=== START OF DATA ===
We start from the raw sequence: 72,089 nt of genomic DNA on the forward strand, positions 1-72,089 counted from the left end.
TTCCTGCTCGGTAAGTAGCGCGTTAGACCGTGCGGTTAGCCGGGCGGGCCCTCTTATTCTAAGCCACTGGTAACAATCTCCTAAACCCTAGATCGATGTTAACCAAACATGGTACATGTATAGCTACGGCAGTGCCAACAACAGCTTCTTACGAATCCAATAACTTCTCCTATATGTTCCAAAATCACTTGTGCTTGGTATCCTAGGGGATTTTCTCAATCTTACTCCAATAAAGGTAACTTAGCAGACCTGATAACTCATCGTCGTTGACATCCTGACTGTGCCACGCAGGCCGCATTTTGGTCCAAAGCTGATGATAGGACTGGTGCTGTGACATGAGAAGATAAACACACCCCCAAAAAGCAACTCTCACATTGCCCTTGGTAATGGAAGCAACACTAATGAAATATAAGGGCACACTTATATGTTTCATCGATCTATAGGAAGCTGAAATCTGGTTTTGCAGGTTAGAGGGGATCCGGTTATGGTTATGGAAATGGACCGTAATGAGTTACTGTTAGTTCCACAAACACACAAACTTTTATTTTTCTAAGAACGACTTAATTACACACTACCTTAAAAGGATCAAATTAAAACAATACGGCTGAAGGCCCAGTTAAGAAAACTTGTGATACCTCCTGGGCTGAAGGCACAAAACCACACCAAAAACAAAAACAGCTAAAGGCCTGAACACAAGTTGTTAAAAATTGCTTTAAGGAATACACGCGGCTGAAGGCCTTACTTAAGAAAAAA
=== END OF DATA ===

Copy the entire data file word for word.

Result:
We start from the raw sequence: 72,089 nt of genomic DNA on the forward strand, positions 1-72,089 counted from the left end.
TTCCTGCTCGGTAAGTAGCGCGTTAGACCGTGCGGTTAGCCGGGCGGGCCCTCTTATTCTAAGCCACTGGTAACAATCTCCTAAACCCTAGATCGATGTTAACCAAACATGGTACATGTATAGCTACGGCAGTGCCAACAACAGCTTCTTACGAATCCAATAACTTCTCCTATATGTTCCAAAATCACTTGTGCTTGGTATCCTAGGGGATTTTCTCAATCTTACTCCAATAAAGGTAACTTAGCAGACCTGATAACTCATCGTCGTTGACATCCTGACTGTGCCACGCAGGCCGCATTTTGGTCCAAAGCTGATGATAGGACTGGTGCTGTGACATGAGAAGATAAACACACCCCCAAAAAGCAACTCTCACATTGCCCTTGGTAATGGAAGCAACACTAATGAAATATAAGGGCACACTTATATGTTTCATCGATCTATAGGAAGCTGAAATCTGGTTTTGCAGGTTAGAGGGGATCCGGTTATGGTTATGGAAATGGACCGTAATGAGTTACTGTTAGTTCCACAAACACACAAACTTTTATTTTTCTAAGAACGACTTAATTACACACTACCTTAAAAGGATCAAATTAAAACAATACGGCTGAAGGCCCAGTTAAGAAAACTTGTGATACCTCCTGGGCTGAAGGCACAAAACCACACCAAAAACAAAAACAGCTAAAGGCCTGAACACAAGTTGTTAAAAATTGCTTTAAGGAATACACGCGGCTGAAGGCCTTACTTAAGAAAAAA